Cannabidiol (CBD) can be helpful for a wide range of ailments, offering many benefits, including anti-anxiety, anti-psychotic, anti-nausea, anti-inflammatory, sedation (dose-dependent), and general endocannabinoid support. Studies have shown CBD to be non-toxic. It does not affect physiological parameters (heart rate, blood pressure and body temperature), does not affect gastrointestinal transit and does not alter psychomotor or psychological functions. Also, chronic use and high doses up to 1,500 mg/day of CBD are reportedly well tolerated in humans.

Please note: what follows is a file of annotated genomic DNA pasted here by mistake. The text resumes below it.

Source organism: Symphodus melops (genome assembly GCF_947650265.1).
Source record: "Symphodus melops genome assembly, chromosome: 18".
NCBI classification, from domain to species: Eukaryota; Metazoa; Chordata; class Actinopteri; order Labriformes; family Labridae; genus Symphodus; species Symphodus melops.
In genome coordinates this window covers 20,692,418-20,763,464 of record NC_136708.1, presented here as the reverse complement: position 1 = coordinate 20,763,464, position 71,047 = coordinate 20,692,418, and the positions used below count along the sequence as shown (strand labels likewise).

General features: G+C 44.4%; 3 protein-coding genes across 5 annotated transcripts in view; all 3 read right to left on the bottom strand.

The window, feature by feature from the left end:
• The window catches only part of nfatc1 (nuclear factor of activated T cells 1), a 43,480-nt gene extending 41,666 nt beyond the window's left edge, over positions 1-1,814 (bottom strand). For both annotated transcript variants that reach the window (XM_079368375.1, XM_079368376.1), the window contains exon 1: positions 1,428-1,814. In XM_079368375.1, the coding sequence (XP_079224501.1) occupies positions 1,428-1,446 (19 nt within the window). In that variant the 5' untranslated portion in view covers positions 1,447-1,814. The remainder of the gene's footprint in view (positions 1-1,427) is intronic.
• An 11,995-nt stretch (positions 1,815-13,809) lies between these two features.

Like anything else that helps us, there are factors that need to be considered for safe and effective use. One big consideration is the effect CBD may have on more than 60% of prescription (Rx) medications. Most Rx medications are broken down by cytochrome CYP450 enzymes (CYP), produced mainly in the liver. This enzymatic system is responsible for the metabolization of many medications. Without this class of enzymes, medications would build up in the body, sometimes to toxic levels. Some common Rx medications affected by these enzymes include antidepressants, anti-seizure drugs, blood thinners (such as warfarin), statins,and hormones. Some of these drugs are of particular concern because they have a narrow therapeutic window, with toxicity at high blood levels.